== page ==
Obama vows to fight on for climate change bill

In Americas, Governments & Politics, News Headlines

President Barack Obama on Tuesday pledged to fight on for a climate change bill, despite the collapse of US Senate legislation designed to cut greenhouse gas emissions.

Obama, after talks with Democratic and Republican leaders in Congress, said a watered down energy bill soon to come before lawmakers, shorn of climate change action, was just a first step.

“That legislation is an important step in the right direction,” said Obama, of a bill which focuses on the aftermath of the BP oil spill in the Gulf of Mexico and developing alternative energy projects.

“But I want to emphasize it’s only the first step and I intend to keep pushing for broader reform, including climate legislation.”

Obama said the Gulf oil spill had shown that current US energy policy was “unsustainable,” adding the United States could not stand by and let China create the clean energy jobs of the future.

“We should be developing those renewable energy resources and creating those high-wage, high-skill jobs right here in the United States of America.

“That’s what comprehensive energy and climate reform would do, and that’s why I intend to keep pushing this issue forward.”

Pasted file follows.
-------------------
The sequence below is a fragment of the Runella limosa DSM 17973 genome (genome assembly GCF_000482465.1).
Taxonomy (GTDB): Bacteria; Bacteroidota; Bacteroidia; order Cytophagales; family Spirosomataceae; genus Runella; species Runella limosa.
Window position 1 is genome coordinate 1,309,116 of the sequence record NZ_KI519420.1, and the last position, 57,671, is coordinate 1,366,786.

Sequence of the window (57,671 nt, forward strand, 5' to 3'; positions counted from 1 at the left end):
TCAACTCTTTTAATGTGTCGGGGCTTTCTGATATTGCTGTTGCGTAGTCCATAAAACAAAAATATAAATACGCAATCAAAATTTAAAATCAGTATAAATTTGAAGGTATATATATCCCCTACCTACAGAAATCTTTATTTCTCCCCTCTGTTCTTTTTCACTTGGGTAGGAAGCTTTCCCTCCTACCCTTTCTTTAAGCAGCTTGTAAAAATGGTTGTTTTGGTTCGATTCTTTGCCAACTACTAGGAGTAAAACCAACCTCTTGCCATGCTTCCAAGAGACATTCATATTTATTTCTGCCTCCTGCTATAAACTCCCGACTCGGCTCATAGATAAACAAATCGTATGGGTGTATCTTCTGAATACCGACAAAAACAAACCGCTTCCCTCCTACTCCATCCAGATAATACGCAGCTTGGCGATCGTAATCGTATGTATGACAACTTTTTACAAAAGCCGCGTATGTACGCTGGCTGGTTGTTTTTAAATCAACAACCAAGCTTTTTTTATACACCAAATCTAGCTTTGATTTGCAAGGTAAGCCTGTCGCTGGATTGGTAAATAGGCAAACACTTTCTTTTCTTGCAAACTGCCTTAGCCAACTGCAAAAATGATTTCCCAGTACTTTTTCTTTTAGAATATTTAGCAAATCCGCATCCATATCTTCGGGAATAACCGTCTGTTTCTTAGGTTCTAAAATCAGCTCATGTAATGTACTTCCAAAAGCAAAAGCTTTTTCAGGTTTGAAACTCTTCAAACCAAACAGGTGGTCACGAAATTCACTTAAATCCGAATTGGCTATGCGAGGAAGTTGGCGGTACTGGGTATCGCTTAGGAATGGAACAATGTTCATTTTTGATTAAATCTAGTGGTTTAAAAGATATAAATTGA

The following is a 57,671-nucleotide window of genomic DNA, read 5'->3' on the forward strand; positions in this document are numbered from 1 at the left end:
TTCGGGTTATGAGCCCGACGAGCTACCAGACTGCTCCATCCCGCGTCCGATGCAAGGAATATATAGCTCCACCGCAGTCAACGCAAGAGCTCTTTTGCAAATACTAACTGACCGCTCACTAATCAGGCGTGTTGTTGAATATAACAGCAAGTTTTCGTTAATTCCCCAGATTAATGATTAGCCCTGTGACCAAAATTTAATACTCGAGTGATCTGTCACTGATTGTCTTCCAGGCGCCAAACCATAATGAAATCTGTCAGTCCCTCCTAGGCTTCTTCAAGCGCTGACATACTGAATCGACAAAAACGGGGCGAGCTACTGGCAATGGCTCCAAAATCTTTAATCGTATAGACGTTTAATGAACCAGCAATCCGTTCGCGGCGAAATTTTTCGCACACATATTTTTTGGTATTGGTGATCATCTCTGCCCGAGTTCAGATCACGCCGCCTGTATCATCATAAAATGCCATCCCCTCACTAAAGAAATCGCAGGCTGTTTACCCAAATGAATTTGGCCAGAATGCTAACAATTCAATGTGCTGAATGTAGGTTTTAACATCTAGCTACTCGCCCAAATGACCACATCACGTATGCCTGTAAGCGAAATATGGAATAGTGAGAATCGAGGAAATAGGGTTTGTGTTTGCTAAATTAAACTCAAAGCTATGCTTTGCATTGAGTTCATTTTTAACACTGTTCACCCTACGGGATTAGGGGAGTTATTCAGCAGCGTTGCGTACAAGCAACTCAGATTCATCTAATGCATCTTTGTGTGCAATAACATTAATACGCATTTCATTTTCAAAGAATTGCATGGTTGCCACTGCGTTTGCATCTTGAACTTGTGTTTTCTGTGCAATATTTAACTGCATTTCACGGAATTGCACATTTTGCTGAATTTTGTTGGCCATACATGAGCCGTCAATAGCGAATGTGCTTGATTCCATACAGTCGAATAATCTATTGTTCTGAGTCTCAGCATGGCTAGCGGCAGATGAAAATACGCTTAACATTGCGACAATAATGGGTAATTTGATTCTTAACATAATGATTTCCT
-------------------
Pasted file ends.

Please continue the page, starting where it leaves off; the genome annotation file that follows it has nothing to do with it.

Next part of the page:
Obama’s Democratic allies last week acknowledged they lacked votes to approve the first-ever US plan restricting carbon emissions blamed for global warming and shelved the legislation.

With Republicans hoping for big gains in November’s congressional polls, the move may mean the end of carbon capping legislation for the forseeable future, dealing a blow to the global effort to battle warming.

The president also called on Republicans to drop their policy of blanket opposition to his agenda by backing a bill that would offer incentives for small businesses to create jobs.

“We shouldn’t let America’s small businesses be held hostage to partisan politics, and certainly not at this critical time.”

Obama, who will this week step up his political campaigning ahead of mid-term elections in November, warned lawmakers should ignore “chatter” about politics and polls and honor their commitments to voters.

“The folks we serve … they sent us here for a reason. They sent us here to listen to their voices, they sent us here to represent their interests, not our own.”

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